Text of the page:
Donald Trump's best friend in the world Sean Hannity is annoyed that overpaid liberal journalists who "have their chauffeured limousines" don't understand the problems facing real Americans.
by Ben Cohen
Complaining about the media's supposed bias towards Hillary Clinton after the debate, Hannity took to his show to make the astonishing claim that journalists are too busy chowing down on expensive steaks and drinking fine wine to understand how the government is screwing Americans. He said:
“Now, my overpaid friends in the media, well, they have their chauffeured limousines, they like their fine steakhouses and expensive wine lifestyles, none of them are feeling this, the people you are watching on TV, and therein lies the contempt. Now how can we afford all that Hillary Clinton proposed last night if we are $20 trillion in debt, and $120 trillion in unfunded liabilities."
Not only that, Sean clearly isn't very good at math either given Clinton's spending plans actually add up, unlike his friend's proposals that promise to double Clinton's spending while slashing taxes for everyone. Of course no serious economist believes Trump's plan can work as it is based on figures pulled directly out of his ass.
Trump might be good at flipping real estate and leveraging debt in the private sector, but his understanding of how governments balance their books and spend on infrastructure responsibly is painfully, painfully shallow.
Hannity's unintentionally hilarious dig at other members in the media is emblematic of the Fox News journalistic model, and a highly revealing insight into how its presenters are taught to interpret and report on the news.
For decades, Fox News has pretended to advocate on behalf of working Americans while pushing an economic system that robs them blind. Fox is owned by a radical free market billionaire who has used his media empire in part to help fight pesky government interference in the free market. Rupert Murdoch is in the business of furthering his own business interests, and that means less regulation for him and less competition from other media companies. In a highly deregulated industry, bigger conglomerates always rise to the top and monopolize the market while destroying the competition. Deregulated markets then favor the rich, who will always fight to preserve the system that benefits them. It is inevitable that Rupert Murdoch owned companies will advocate for free markets then, as it has benefited him immensely.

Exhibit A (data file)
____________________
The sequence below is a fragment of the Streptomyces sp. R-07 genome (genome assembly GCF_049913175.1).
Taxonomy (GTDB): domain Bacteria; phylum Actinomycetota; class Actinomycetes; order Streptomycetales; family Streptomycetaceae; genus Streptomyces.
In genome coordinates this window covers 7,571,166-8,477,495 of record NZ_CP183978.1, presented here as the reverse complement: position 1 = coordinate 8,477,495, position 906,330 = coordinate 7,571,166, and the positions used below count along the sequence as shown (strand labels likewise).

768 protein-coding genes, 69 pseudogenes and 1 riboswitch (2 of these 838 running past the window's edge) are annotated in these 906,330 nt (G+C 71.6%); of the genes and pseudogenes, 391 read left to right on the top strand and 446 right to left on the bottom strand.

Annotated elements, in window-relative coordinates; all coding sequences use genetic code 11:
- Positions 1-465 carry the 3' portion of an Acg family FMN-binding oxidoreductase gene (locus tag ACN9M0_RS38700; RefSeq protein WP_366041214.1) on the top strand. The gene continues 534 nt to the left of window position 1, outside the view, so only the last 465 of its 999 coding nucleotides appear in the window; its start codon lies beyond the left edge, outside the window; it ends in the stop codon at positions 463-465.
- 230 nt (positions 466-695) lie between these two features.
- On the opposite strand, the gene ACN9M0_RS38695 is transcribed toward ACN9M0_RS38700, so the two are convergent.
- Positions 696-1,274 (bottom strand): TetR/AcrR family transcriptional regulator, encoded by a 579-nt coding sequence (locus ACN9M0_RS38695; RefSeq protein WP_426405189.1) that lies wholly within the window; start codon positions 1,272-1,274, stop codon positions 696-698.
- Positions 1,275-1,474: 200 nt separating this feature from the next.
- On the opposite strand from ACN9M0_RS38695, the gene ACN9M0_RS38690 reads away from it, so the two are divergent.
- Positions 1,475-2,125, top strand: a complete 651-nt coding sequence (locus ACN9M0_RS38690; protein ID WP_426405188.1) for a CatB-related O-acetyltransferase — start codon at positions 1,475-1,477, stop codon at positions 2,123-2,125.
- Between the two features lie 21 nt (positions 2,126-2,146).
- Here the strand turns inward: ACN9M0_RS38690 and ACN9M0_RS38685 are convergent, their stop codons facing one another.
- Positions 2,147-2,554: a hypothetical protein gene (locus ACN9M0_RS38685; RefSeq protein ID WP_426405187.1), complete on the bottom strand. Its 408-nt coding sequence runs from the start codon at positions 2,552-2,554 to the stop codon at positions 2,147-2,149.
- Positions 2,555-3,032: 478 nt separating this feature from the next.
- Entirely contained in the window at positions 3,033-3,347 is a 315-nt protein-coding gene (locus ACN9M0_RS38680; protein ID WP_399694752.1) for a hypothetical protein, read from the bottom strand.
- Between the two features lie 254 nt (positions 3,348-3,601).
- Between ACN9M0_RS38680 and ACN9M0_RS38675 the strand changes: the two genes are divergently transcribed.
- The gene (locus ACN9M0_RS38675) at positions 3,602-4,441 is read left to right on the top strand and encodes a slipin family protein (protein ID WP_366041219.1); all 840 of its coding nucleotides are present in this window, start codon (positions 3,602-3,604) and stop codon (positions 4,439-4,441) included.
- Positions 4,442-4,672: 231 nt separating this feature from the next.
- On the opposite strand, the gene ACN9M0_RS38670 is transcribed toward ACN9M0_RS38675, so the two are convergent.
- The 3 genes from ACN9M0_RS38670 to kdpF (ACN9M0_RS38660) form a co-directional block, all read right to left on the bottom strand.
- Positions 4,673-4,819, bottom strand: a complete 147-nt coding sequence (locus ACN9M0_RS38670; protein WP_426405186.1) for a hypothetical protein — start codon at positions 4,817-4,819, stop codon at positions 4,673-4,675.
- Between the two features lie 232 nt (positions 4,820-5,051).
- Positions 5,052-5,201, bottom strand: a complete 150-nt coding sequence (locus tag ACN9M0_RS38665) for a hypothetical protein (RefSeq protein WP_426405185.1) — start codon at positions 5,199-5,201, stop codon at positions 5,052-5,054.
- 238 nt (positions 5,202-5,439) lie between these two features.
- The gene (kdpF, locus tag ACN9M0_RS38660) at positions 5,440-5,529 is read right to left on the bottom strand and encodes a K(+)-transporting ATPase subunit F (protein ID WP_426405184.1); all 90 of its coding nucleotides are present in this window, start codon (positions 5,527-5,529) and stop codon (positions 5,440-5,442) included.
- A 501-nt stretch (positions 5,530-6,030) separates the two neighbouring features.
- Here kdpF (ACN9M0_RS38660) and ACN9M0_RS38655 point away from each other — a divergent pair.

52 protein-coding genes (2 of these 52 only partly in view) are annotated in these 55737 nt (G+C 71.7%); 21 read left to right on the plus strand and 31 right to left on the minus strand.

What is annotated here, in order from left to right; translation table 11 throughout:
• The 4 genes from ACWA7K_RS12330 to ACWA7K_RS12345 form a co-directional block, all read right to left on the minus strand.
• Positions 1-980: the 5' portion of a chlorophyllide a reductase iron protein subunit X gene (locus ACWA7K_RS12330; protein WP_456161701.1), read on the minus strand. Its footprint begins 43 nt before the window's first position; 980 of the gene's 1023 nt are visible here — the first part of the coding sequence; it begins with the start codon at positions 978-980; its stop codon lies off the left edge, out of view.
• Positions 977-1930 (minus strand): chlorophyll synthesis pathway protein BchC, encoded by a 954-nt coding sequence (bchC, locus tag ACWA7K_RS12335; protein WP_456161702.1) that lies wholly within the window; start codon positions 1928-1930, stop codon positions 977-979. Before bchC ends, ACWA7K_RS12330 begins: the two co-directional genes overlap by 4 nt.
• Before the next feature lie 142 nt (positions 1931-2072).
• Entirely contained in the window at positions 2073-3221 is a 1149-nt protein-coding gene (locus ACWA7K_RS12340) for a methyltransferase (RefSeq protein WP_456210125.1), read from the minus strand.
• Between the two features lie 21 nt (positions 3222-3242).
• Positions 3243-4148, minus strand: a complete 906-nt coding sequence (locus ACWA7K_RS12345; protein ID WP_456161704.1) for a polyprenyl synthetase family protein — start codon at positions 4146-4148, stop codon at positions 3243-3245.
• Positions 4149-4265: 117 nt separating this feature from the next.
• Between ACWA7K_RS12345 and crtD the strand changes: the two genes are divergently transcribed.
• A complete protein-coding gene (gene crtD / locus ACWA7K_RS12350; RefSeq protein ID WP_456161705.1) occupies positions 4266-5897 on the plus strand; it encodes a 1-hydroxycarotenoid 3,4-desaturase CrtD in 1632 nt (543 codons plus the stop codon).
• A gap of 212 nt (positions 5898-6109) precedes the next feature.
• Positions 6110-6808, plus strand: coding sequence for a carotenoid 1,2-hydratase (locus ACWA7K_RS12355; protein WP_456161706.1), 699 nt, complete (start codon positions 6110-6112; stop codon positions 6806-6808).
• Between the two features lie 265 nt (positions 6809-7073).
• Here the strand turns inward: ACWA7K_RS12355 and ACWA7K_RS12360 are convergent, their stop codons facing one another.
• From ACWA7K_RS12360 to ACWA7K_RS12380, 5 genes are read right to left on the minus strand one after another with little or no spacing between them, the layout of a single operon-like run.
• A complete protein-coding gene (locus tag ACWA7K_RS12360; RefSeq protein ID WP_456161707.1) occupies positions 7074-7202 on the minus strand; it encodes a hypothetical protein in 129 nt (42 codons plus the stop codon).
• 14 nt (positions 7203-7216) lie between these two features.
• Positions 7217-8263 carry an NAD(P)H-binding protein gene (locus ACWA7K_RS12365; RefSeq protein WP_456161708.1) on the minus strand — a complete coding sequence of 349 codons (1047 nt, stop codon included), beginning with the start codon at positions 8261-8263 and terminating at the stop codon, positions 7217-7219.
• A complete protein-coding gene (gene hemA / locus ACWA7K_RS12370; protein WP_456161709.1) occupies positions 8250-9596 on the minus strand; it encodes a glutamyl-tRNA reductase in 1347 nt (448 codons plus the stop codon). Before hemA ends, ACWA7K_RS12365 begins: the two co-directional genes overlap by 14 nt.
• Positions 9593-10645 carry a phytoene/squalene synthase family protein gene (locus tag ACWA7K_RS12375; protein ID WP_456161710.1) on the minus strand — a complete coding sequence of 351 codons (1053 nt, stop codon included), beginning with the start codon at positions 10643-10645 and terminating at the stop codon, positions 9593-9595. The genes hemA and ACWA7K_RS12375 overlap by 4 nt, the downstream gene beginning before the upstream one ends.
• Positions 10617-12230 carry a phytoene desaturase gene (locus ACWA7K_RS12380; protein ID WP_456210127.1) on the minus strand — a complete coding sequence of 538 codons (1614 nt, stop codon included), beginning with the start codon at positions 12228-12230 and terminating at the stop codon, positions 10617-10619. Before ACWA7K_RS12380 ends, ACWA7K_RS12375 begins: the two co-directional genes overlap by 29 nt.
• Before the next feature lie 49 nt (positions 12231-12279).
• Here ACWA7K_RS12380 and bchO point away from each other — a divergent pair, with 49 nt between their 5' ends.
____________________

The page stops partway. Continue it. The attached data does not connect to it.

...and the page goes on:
Predictably, Fox News is filled from top to bottom by journalists who believe in this demonstrably corrupt and self serving ideology, and present the news accordingly. Sean Hannity is perhaps the best example of this completely contradictory philosophy in action -- a hugely wealthy white male forcefully propagandizing on behalf of one of the most destructive economic systems in human history while pretending to sympathize with working men and women. Hannity has profited hugely from this system, yet seems to be completely unaware that his own fortune has come at the expense of millions of working Americans who toil away for a fraction of his salary educating his children, building the roads he drives to work on, and ensuring he has clean water to drink.
The fact that anyone can google Hannity's net worth in a matter of seconds makes it all the more ridiculous that he has the temerity to go on live television and make a statement like the one above -- but then we are talking about a serial liar who misrepresents the facts on a daily basis and is literally staking his career on a Trump victory this November.
The pernicious effect of this relentless propaganda cannot every be underestimated. Fox News and Sean Hannity have created an entire demographic of Americans who genuinely believe that free market economics works for everyone, that global warming doesn't exist, and minorities and poor people are responsible for all the nation's problems. After the devastation of the economic crash in 2008, Sean Hannity and his colleagues at Fox went to work finding out how they could blame everyone but the banks for the collapse of the economy, creating a truly ridiculous narrative that the working poor and big government was responsible. With straight faces, they claimed that too much regulation caused the mortgage industry to implode, and the only way to fix it was to let the rich get back to doing what they do best. Cleverly, Fox News figured out that poor white Americans didn't want to think to much about their predicament (no doubt because they were busy trying to feed and house themselves), and spent hours shifting the focus onto those with darker skin and no way of defending themselves.
The journalists at Fox News probably genuinely believe they are speaking truth to power, although it is hard to see how a man who flies his friends around on his private jet for political purposes and makes more than 99.9% of Americans seriously believes he knows what working people are going through.
Perhaps Sean Hannity really does think that he understands what the poor have to contend with in America -- and if he does, he's far, far dumber than he already appears to be.